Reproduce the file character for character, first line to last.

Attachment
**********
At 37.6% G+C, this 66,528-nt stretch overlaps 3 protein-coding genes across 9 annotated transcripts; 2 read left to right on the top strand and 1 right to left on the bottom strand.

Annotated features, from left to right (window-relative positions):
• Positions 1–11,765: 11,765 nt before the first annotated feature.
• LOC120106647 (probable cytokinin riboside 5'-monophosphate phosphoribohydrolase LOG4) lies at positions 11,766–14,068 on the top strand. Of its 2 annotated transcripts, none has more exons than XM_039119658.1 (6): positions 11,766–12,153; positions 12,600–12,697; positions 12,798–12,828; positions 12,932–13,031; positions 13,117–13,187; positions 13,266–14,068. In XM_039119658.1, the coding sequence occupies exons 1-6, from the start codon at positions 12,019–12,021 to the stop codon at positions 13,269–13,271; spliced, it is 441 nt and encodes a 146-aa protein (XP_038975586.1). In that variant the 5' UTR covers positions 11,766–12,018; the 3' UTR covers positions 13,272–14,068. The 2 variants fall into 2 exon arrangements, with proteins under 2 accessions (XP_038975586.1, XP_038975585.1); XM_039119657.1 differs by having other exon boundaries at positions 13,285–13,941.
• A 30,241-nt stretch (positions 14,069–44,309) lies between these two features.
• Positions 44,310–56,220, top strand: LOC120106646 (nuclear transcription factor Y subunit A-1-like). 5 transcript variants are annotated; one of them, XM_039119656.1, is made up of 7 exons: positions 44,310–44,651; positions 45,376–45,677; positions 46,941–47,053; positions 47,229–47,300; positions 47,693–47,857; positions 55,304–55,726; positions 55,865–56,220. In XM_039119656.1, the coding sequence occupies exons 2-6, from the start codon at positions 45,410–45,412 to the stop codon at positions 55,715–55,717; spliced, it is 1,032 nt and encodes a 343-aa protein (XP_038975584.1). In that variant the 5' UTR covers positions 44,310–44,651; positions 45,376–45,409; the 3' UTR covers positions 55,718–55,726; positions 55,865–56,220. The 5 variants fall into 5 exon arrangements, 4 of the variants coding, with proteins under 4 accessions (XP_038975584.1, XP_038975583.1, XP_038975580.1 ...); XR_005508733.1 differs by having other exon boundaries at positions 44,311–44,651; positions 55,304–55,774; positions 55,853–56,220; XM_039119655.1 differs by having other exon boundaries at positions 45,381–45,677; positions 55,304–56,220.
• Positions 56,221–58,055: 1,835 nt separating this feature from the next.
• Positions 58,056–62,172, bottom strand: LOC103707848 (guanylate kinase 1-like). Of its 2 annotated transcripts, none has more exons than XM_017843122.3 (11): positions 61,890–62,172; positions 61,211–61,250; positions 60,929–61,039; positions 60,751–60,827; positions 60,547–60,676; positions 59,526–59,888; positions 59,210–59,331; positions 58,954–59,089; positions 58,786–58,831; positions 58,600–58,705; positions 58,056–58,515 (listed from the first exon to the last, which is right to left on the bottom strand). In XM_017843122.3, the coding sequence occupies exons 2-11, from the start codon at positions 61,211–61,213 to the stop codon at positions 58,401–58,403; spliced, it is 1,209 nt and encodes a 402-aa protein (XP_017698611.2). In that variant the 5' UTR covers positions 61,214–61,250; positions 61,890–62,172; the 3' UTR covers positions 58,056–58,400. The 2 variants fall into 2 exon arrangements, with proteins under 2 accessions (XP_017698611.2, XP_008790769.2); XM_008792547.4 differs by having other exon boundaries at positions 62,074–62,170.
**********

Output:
At 37.6% G+C, this 66,528-nt stretch overlaps 3 protein-coding genes across 9 annotated transcripts; 2 read left to right on the top strand and 1 right to left on the bottom strand.

Annotated features, from left to right (window-relative positions):
• Positions 1–11,765: 11,765 nt before the first annotated feature.
• LOC120106647 (probable cytokinin riboside 5'-monophosphate phosphoribohydrolase LOG4) lies at positions 11,766–14,068 on the top strand. Of its 2 annotated transcripts, none has more exons than XM_039119658.1 (6): positions 11,766–12,153; positions 12,600–12,697; positions 12,798–12,828; positions 12,932–13,031; positions 13,117–13,187; positions 13,266–14,068. In XM_039119658.1, the coding sequence occupies exons 1-6, from the start codon at positions 12,019–12,021 to the stop codon at positions 13,269–13,271; spliced, it is 441 nt and encodes a 146-aa protein (XP_038975586.1). In that variant the 5' UTR covers positions 11,766–12,018; the 3' UTR covers positions 13,272–14,068. The 2 variants fall into 2 exon arrangements, with proteins under 2 accessions (XP_038975586.1, XP_038975585.1); XM_039119657.1 differs by having other exon boundaries at positions 13,285–13,941.
• A 30,241-nt stretch (positions 14,069–44,309) lies between these two features.
• Positions 44,310–56,220, top strand: LOC120106646 (nuclear transcription factor Y subunit A-1-like). 5 transcript variants are annotated; one of them, XM_039119656.1, is made up of 7 exons: positions 44,310–44,651; positions 45,376–45,677; positions 46,941–47,053; positions 47,229–47,300; positions 47,693–47,857; positions 55,304–55,726; positions 55,865–56,220. In XM_039119656.1, the coding sequence occupies exons 2-6, from the start codon at positions 45,410–45,412 to the stop codon at positions 55,715–55,717; spliced, it is 1,032 nt and encodes a 343-aa protein (XP_038975584.1). In that variant the 5' UTR covers positions 44,310–44,651; positions 45,376–45,409; the 3' UTR covers positions 55,718–55,726; positions 55,865–56,220. The 5 variants fall into 5 exon arrangements, 4 of the variants coding, with proteins under 4 accessions (XP_038975584.1, XP_038975583.1, XP_038975580.1 ...); XR_005508733.1 differs by having other exon boundaries at positions 44,311–44,651; positions 55,304–55,774; positions 55,853–56,220; XM_039119655.1 differs by having other exon boundaries at positions 45,381–45,677; positions 55,304–56,220.
• Positions 56,221–58,055: 1,835 nt separating this feature from the next.
• Positions 58,056–62,172, bottom strand: LOC103707848 (guanylate kinase 1-like). Of its 2 annotated transcripts, none has more exons than XM_017843122.3 (11): positions 61,890–62,172; positions 61,211–61,250; positions 60,929–61,039; positions 60,751–60,827; positions 60,547–60,676; positions 59,526–59,888; positions 59,210–59,331; positions 58,954–59,089; positions 58,786–58,831; positions 58,600–58,705; positions 58,056–58,515 (listed from the first exon to the last, which is right to left on the bottom strand). In XM_017843122.3, the coding sequence occupies exons 2-11, from the start codon at positions 61,211–61,213 to the stop codon at positions 58,401–58,403; spliced, it is 1,209 nt and encodes a 402-aa protein (XP_017698611.2). In that variant the 5' UTR covers positions 61,214–61,250; positions 61,890–62,172; the 3' UTR covers positions 58,056–58,400. The 2 variants fall into 2 exon arrangements, with proteins under 2 accessions (XP_017698611.2, XP_008790769.2); XM_008792547.4 differs by having other exon boundaries at positions 62,074–62,170.